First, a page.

The decision on whether to bid or not to bid for a tender opportunity is always a tough one. There are many factors to consider including the cost of putting in the tender, the opportunity cost of focusing on other opportunities, and whether or not you actually have a chance or not. We’ve developed a free bid/no bid checklist to help guide this decision process.
Here are two short anecdotes that highlight lessons learned and approaches to consider:
Let’s call the client Tom. Tom had a successful construction business with a number of government contracts which he already services. A tender came out from a current government department he was servicing on two other contracts. He had a good relationship and excellent feedback from the government on his existing contracts. This opportunity was big. The contract was for over five million dollars worth of work, double the size of any other contract Tom’s company had held.
Now here is where the plot thickens. The tender documents were exhaustive. It was going to cost approximately 20,000 dollars to put the response together. He was extremely busy servicing his current contracts and the questions were heavily geared towords the existing providers of this contract and their respective key points of difference. Tom was having trouble pricing the job as he had no intel on what was required or the scope of works as the tender documents lacked detail in this regard.
Tom decided to bid for the tender. He was unsuccessful. The feedback from the debrief was that he was his price was too high, and he hadn’t clearly demonstrated his methodology and how it would deliver. Some of the supporting documentation was inadequate. On reflection, Tom realised that he was too busy to give it a good shot, and he needed assistance with the pricing. It would have been best if he didn’t go for the tender.
The long shot.
Let’s call the client Sarah. Sarah had some strong connections with the local Council although in the past she had mainly serviced the private sector. She ran a recruitment business and wasn’t particularly familiar with Government contracts or the process. Her contacts within the local Council encouraged her to go for a contract opportunity that came up.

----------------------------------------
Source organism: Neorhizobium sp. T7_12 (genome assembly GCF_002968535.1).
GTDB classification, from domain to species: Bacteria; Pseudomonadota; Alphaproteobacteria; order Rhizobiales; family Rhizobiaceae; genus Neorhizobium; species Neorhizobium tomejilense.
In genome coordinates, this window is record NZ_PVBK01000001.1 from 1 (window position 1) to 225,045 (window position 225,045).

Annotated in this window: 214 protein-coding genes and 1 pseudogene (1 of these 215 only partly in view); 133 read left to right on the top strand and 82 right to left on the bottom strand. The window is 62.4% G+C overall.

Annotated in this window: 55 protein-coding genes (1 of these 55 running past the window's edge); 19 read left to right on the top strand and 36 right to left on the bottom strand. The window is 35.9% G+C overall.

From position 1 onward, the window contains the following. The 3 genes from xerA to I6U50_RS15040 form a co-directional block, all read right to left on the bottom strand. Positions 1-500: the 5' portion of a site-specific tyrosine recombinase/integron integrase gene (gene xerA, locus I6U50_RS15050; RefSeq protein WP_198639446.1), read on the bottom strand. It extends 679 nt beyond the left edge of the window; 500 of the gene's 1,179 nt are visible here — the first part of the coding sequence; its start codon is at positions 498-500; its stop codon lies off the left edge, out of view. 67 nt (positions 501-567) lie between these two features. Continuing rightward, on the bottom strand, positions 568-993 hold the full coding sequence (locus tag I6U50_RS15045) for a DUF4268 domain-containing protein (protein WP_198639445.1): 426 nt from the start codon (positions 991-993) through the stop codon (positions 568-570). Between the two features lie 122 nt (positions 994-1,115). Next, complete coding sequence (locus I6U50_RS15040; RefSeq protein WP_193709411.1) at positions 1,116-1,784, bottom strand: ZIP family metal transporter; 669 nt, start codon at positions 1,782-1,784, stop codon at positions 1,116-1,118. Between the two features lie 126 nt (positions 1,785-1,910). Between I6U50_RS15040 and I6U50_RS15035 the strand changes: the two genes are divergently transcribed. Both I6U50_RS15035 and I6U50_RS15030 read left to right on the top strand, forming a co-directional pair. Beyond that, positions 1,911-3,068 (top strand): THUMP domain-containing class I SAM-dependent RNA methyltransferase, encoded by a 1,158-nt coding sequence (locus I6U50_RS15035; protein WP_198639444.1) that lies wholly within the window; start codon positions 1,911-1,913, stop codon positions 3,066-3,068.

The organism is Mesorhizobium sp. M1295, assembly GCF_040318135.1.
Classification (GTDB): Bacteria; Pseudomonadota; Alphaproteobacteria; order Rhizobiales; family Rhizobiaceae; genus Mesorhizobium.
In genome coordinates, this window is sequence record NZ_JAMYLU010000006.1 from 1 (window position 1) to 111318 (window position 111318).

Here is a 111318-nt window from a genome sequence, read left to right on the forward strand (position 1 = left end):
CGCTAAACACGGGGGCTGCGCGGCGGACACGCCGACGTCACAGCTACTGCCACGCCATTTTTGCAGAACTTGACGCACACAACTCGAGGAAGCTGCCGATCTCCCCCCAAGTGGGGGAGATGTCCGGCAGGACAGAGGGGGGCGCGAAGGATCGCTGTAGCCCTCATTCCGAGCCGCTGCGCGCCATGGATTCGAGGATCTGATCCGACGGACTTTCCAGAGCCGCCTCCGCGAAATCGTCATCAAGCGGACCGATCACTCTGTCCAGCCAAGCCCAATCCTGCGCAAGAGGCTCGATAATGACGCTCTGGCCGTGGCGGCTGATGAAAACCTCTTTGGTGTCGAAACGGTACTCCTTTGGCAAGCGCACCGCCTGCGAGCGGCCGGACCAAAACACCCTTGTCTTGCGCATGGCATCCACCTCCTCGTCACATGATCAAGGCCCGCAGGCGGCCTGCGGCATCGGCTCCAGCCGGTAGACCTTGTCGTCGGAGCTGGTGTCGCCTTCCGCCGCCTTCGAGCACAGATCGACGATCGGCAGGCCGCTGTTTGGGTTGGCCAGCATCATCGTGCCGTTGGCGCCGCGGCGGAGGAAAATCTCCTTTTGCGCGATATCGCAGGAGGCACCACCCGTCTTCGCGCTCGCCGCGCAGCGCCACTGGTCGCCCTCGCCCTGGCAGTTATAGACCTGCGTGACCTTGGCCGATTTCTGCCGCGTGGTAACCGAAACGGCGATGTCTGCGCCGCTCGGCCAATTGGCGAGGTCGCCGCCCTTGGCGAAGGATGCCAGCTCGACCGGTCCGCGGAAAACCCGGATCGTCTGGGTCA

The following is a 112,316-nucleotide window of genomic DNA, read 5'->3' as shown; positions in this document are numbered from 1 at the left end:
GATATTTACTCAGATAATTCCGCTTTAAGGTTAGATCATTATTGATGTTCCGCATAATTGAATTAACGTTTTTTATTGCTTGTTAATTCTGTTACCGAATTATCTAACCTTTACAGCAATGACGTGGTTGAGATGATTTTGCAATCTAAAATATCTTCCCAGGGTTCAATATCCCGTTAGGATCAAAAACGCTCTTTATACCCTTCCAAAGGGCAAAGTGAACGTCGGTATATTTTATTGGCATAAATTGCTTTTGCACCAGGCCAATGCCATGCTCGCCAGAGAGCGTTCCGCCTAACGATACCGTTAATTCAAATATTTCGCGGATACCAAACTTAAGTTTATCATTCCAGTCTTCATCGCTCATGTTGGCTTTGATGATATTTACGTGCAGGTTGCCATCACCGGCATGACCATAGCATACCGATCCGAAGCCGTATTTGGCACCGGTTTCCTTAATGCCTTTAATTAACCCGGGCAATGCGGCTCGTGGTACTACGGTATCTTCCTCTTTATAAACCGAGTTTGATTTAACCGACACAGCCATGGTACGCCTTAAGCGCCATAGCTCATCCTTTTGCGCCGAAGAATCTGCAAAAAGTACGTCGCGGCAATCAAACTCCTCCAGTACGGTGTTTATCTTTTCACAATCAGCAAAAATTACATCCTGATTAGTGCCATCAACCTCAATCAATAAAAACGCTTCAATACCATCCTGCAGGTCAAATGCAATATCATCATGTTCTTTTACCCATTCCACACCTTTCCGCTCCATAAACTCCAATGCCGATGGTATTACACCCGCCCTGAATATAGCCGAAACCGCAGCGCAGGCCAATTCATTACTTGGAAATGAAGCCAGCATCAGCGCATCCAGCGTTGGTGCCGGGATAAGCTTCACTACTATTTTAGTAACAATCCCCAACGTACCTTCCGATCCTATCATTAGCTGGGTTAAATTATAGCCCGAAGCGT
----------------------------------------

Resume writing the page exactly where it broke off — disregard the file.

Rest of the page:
Sarah downloaded a bid and found a host of questions on government recruitment practices, government processes and previous government experience. She didn’t have any previous government experience, and quite frankly didn’t know a lot about government recruitment processes. What she did know was that she was a local, had some good contacts within Council, and had strong experience in the private sector.
Sarah decided to have a shot. She researched processes for government recruitment and wrote a methodology based on her research that cut the mustard. Our consultants gave her some expert advice on tenders and found a lot of policies and procedures on line. They then leveraged on her quasi-government experience such as providing recruitment for a local University, as well as the fact that she was a local resident as key win themes.
Sarah was appointed to the panel.
So what are the lessons – and when do you bid for or decline government and private tender opportunities?
- Think of the full cost of tendering. The opportunity costs of everybody’s time.
- Be innovative in how you approach questions where you may not have existing capability.
- If you are going to tender, tender to win. Don’t submit a half-decent tender.
- Play to your strengths. Focus on your strengths as win themes.